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A rational number is any number that is not irrational - that is, it can be designated with numbers (2, -5, 0, 1/3, 0.14, etc.)

A non-negative rational number number is exactly what it sounds like. It's any rational number that is not negative.

Q: What is a non-negative rational number?

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x > 0 x is greater than zero.

yes

Yes.

It must be a generalised rational number. Otherwise, if you select a rational number to multiply, then you will only prove it for that number.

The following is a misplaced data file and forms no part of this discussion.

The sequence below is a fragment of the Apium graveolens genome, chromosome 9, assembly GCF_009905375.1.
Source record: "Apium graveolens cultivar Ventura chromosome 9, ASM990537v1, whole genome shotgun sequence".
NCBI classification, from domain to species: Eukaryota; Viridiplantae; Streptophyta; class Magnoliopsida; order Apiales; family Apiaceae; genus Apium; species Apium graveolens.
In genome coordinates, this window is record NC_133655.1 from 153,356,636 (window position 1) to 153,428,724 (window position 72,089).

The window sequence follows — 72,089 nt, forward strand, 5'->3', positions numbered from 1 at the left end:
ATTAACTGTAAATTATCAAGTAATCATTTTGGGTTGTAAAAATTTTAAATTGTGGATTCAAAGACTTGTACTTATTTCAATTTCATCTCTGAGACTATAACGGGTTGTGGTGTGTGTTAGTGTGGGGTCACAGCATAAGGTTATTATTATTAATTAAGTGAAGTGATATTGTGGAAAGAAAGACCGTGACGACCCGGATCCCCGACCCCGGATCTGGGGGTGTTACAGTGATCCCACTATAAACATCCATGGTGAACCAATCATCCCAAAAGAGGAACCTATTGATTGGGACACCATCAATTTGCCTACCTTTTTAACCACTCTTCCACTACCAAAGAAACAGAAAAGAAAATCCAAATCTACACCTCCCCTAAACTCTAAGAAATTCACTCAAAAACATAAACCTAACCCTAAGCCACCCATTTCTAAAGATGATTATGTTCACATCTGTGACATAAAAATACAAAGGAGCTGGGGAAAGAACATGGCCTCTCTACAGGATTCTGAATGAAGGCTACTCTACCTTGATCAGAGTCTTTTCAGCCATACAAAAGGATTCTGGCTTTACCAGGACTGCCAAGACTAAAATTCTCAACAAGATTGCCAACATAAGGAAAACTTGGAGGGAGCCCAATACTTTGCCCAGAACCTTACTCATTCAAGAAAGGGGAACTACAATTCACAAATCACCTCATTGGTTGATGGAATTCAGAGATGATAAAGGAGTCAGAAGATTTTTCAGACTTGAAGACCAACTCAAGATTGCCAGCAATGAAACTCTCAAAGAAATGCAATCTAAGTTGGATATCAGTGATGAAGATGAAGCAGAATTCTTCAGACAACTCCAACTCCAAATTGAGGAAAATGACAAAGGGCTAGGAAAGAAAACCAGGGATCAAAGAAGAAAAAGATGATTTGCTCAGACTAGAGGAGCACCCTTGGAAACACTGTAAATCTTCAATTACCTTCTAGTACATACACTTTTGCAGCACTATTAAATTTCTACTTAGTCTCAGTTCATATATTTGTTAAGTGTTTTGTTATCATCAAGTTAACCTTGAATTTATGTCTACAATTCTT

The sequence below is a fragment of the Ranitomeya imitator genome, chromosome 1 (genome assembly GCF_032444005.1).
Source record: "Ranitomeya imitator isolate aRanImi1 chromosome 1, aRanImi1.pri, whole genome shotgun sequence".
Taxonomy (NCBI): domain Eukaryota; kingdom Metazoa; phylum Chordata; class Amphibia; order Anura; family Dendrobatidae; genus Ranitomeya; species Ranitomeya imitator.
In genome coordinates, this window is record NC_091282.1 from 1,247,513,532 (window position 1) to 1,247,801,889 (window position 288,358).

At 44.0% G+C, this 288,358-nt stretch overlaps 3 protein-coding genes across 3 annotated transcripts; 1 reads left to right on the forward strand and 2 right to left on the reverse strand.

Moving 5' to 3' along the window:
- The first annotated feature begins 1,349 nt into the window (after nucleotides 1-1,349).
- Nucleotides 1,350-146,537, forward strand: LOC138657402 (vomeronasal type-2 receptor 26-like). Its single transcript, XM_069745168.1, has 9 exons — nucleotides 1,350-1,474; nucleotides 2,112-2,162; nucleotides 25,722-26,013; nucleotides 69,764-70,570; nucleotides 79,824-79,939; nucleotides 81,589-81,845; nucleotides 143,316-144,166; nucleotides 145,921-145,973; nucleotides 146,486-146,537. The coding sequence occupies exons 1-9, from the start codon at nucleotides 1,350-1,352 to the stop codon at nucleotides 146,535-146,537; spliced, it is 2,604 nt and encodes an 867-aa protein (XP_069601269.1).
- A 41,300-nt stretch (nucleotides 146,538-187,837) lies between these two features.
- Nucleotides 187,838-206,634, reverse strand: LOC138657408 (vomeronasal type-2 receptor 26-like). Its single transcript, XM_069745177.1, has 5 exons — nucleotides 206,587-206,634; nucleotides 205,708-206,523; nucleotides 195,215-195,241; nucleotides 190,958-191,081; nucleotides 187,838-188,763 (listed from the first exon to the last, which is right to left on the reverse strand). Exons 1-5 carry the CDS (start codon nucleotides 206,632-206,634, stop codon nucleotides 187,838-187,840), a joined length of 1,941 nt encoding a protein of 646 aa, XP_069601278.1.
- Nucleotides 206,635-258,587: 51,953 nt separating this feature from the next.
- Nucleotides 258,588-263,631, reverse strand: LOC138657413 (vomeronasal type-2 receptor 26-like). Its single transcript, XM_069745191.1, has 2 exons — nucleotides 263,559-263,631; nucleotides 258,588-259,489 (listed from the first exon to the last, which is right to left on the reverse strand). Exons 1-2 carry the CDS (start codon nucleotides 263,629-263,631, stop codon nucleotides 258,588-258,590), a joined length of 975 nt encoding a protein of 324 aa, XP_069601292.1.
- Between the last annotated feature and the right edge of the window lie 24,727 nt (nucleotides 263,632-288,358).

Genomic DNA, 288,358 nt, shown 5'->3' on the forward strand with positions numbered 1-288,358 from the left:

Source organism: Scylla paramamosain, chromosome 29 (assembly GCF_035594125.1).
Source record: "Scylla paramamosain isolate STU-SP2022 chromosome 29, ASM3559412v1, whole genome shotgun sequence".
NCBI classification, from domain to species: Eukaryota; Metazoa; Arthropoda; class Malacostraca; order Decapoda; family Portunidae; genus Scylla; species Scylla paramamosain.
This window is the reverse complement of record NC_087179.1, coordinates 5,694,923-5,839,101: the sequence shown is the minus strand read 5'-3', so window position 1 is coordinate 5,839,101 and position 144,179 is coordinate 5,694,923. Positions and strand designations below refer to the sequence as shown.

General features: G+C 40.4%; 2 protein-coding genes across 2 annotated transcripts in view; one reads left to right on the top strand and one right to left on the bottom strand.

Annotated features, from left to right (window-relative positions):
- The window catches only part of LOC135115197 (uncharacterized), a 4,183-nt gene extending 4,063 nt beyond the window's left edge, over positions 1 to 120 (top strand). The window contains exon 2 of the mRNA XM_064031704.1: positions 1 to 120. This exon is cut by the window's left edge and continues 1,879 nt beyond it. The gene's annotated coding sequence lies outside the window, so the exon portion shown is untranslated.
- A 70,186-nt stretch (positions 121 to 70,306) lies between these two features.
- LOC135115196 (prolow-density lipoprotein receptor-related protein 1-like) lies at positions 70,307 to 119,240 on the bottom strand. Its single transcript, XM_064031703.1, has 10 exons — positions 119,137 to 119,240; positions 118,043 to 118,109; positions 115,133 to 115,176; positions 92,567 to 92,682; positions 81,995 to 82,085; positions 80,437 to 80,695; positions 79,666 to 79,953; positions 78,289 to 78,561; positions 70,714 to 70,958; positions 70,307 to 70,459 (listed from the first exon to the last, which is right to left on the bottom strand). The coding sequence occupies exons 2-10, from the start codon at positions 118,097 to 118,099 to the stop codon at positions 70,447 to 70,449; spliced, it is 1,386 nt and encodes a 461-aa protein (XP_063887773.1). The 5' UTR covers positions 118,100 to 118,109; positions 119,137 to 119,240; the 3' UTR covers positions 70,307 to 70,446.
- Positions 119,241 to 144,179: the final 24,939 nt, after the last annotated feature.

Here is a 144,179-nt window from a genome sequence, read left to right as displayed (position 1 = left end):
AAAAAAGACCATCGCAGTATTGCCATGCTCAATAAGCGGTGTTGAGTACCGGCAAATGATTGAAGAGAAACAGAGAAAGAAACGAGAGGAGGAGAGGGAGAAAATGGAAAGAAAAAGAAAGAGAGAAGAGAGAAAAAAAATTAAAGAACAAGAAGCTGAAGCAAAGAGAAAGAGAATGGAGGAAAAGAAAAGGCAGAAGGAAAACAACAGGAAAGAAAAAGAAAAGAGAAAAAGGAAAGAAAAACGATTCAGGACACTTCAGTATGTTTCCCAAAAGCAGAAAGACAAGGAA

yes

Related questions

The absolute value of a number is always nonnegative.

An integer is a whole number. Nonnegative mean not negative. A nonnegative integer is a whole number that is not a negative number. For example, 0, 1, 2, 3, 4, 5,....

1

The unique nonnegative square root of a nonnegative real number. For example, the principal square root of 9 is 3, although both -3 and 3 are square roots of 9.

The set of nonnegative integers is the set {0, 1, 2, 3, 4, 5, 6, ...} Each number in this set is an "example".

The square root.

True

The square root

x > 0 x is greater than zero.

It is a rational number. It can be written as a fraction.

yes

Is 12.05 a rational number or irrational number?